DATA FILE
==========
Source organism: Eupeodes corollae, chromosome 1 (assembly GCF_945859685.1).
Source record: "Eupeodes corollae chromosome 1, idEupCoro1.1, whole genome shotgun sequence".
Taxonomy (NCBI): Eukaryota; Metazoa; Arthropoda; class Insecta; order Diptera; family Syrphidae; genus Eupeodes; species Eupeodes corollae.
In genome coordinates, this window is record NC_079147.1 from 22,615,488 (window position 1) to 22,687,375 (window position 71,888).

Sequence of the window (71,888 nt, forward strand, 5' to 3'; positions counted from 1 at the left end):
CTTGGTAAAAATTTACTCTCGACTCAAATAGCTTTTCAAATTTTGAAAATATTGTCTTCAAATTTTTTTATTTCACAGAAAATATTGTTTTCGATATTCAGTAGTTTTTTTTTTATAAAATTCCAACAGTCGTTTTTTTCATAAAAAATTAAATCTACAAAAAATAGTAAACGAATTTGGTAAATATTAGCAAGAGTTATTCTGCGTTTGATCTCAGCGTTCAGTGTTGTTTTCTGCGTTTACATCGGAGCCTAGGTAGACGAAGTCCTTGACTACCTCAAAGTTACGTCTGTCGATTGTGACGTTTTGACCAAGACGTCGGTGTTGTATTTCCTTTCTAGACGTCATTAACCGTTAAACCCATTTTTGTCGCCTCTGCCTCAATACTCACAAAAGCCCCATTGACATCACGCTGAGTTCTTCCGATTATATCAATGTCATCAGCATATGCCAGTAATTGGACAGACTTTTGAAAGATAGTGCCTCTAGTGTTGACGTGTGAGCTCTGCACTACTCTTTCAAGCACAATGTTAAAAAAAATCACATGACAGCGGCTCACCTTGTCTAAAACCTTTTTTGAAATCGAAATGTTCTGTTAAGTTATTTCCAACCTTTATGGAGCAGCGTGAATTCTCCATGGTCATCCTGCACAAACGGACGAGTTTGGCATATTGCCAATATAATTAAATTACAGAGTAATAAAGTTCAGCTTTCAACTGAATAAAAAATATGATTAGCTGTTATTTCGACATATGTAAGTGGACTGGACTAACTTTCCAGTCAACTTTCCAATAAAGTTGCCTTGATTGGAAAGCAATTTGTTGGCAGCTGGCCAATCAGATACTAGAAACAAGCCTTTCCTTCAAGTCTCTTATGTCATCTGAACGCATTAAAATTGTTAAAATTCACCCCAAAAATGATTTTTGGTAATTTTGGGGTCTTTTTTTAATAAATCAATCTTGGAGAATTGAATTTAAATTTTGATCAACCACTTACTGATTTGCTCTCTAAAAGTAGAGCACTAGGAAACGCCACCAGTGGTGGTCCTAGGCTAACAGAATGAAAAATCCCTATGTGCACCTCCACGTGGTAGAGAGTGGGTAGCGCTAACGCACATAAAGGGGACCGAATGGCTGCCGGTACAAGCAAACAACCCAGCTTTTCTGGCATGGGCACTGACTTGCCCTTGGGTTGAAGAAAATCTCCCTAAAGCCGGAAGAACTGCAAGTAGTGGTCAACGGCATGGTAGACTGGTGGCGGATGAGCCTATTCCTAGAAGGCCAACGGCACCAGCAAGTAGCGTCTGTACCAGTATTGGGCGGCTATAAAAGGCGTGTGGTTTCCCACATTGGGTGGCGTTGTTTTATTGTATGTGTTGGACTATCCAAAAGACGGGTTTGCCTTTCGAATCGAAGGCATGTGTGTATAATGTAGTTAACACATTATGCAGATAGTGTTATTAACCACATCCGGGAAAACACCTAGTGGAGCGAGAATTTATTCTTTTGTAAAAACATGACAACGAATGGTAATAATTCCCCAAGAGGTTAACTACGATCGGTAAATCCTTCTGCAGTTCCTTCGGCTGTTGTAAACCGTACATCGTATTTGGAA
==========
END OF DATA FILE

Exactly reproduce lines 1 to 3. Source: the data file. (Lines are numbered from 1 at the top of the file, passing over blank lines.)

Source organism: Eupeodes corollae, chromosome 1 (assembly GCF_945859685.1).
Source record: "Eupeodes corollae chromosome 1, idEupCoro1.1, whole genome shotgun sequence".
Taxonomy (NCBI): Eukaryota; Metazoa; Arthropoda; class Insecta; order Diptera; family Syrphidae; genus Eupeodes; species Eupeodes corollae.